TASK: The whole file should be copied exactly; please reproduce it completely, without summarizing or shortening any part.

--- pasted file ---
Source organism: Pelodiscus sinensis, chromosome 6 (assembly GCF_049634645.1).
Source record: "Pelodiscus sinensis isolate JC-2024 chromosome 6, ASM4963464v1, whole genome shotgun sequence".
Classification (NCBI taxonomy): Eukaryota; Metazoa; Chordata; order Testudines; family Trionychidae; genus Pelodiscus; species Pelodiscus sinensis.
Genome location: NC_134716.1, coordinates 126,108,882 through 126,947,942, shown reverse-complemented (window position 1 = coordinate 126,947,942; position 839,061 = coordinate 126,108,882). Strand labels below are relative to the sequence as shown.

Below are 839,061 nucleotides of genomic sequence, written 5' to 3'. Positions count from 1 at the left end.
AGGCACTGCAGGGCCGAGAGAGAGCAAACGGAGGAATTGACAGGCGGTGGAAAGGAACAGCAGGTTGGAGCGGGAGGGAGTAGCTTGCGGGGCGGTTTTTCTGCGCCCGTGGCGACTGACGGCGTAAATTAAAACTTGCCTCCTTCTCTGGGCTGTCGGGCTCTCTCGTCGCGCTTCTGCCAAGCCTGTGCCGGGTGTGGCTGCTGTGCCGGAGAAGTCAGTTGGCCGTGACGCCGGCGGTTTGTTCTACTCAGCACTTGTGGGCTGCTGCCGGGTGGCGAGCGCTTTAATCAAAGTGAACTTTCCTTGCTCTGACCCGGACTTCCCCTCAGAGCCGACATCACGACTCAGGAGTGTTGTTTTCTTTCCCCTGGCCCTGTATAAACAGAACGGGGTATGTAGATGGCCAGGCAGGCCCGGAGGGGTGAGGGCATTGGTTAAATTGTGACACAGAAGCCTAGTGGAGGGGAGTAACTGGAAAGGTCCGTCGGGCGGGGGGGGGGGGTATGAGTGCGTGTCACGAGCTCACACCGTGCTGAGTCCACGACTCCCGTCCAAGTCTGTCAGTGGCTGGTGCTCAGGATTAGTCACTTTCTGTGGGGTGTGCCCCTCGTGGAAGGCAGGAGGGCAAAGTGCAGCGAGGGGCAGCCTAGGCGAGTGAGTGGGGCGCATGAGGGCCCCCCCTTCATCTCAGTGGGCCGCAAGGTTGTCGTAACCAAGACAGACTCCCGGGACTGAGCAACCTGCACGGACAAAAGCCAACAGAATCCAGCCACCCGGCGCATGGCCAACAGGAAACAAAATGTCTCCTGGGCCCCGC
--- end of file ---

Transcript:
Source organism: Pelodiscus sinensis, chromosome 6 (assembly GCF_049634645.1).
Source record: "Pelodiscus sinensis isolate JC-2024 chromosome 6, ASM4963464v1, whole genome shotgun sequence".
Classification (NCBI taxonomy): Eukaryota; Metazoa; Chordata; order Testudines; family Trionychidae; genus Pelodiscus; species Pelodiscus sinensis.
Genome location: NC_134716.1, coordinates 126,108,882 through 126,947,942, shown reverse-complemented (window position 1 = coordinate 126,947,942; position 839,061 = coordinate 126,108,882). Strand labels below are relative to the sequence as shown.

Below are 839,061 nucleotides of genomic sequence, written 5' to 3'. Positions count from 1 at the left end.
AGGCACTGCAGGGCCGAGAGAGAGCAAACGGAGGAATTGACAGGCGGTGGAAAGGAACAGCAGGTTGGAGCGGGAGGGAGTAGCTTGCGGGGCGGTTTTTCTGCGCCCGTGGCGACTGACGGCGTAAATTAAAACTTGCCTCCTTCTCTGGGCTGTCGGGCTCTCTCGTCGCGCTTCTGCCAAGCCTGTGCCGGGTGTGGCTGCTGTGCCGGAGAAGTCAGTTGGCCGTGACGCCGGCGGTTTGTTCTACTCAGCACTTGTGGGCTGCTGCCGGGTGGCGAGCGCTTTAATCAAAGTGAACTTTCCTTGCTCTGACCCGGACTTCCCCTCAGAGCCGACATCACGACTCAGGAGTGTTGTTTTCTTTCCCCTGGCCCTGTATAAACAGAACGGGGTATGTAGATGGCCAGGCAGGCCCGGAGGGGTGAGGGCATTGGTTAAATTGTGACACAGAAGCCTAGTGGAGGGGAGTAACTGGAAAGGTCCGTCGGGCGGGGGGGGGGGGTATGAGTGCGTGTCACGAGCTCACACCGTGCTGAGTCCACGACTCCCGTCCAAGTCTGTCAGTGGCTGGTGCTCAGGATTAGTCACTTTCTGTGGGGTGTGCCCCTCGTGGAAGGCAGGAGGGCAAAGTGCAGCGAGGGGCAGCCTAGGCGAGTGAGTGGGGCGCATGAGGGCCCCCCCTTCATCTCAGTGGGCCGCAAGGTTGTCGTAACCAAGACAGACTCCCGGGACTGAGCAACCTGCACGGACAAAAGCCAACAGAATCCAGCCACCCGGCGCATGGCCAACAGGAAACAAAATGTCTCCTGGGCCCCGC